Today's children and youth have become very vulnerable to Abuse both physically, sexually. Theionships, building trust children/youth when they grow up suffer from personality problems or psychological problems and face difficulty in building and maintaining relationship.
Child sexual abuse is defined as the physical or mental violation of a child with sexual intent, usually by an older person, who is in some position of power and/or trust vis-à-vis the child.
The term child sexual exploitation covers:
- The silent, hidden, sexual abuse that the children (both boys and girls) face at home or outside, usually in the hands of trusted adults
- The organised trafficking (buying/selling) of children into prostitution involving a complicated network of procurers, brothel keepers, pimps.
Who are the abused?
Any child (any person under 18 years) can be abused. The economic/social/educational background of the child’s family is not a factor that impacts on child abuse. Both male and female children are sexually abused. Girls however are abused more frequently and over a longer period of time. At least two out of four girls and one out of six boys are victims of sexual abuse.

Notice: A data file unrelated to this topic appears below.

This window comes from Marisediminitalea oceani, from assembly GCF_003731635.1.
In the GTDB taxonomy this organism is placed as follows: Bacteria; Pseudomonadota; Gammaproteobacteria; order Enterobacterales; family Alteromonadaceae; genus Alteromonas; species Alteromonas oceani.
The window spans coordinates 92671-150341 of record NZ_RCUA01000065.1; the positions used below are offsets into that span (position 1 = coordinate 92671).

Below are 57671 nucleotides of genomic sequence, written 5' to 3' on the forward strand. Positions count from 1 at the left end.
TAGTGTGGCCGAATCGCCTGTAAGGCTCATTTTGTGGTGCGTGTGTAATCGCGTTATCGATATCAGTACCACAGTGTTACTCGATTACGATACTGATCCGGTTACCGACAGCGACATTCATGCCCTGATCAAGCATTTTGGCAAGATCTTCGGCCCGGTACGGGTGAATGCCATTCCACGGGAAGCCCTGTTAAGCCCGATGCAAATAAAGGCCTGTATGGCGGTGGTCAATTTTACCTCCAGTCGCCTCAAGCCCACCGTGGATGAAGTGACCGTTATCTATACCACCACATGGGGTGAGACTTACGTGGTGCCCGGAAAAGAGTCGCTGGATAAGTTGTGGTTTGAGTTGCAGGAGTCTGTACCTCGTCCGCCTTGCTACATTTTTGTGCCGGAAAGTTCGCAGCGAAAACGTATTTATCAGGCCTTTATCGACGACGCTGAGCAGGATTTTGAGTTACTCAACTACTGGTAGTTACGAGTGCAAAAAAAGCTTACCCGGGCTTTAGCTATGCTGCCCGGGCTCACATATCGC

Who are the abusers?
A child may be abused by his/her father, uncle, grandparents, cousins, older siblings, friends of the family, neighbours, teacher, employer- in fact any trusted adult who has access to the child. Though both men and women can sexually abuse a child, most abusers are male.
Child Sexual Abuse- Warning Signs
- Children who are too frightened to talk about sexual abuse may exhibit a variety of physical and behavioural signals.
- Changes in behaviour such as withdrawal, fearfulness, crying without provocation
- Appetite disturbances
- Recurrent nightmares, disturbed sleep patterns, fear of the dark
- Regression to more infantile behaviour such as bedwetting, thumb sucking, or excessive crying.
- Torn or stained underclothing Vaginal or rectal bleeding, pain, itching, swollen genitals, vaginal discharge, or sexually transmitted diseases.
- Unusual interest in or knowledge of sexual matters, expressing affection in ways inappropriate for a child of that age.
- Fear of a person or an intense dislike at being left somewhere or with someone
- Other behavioural signals such as aggressive or disruptive behaviour, running away, failing in school, or delinquent behaviour.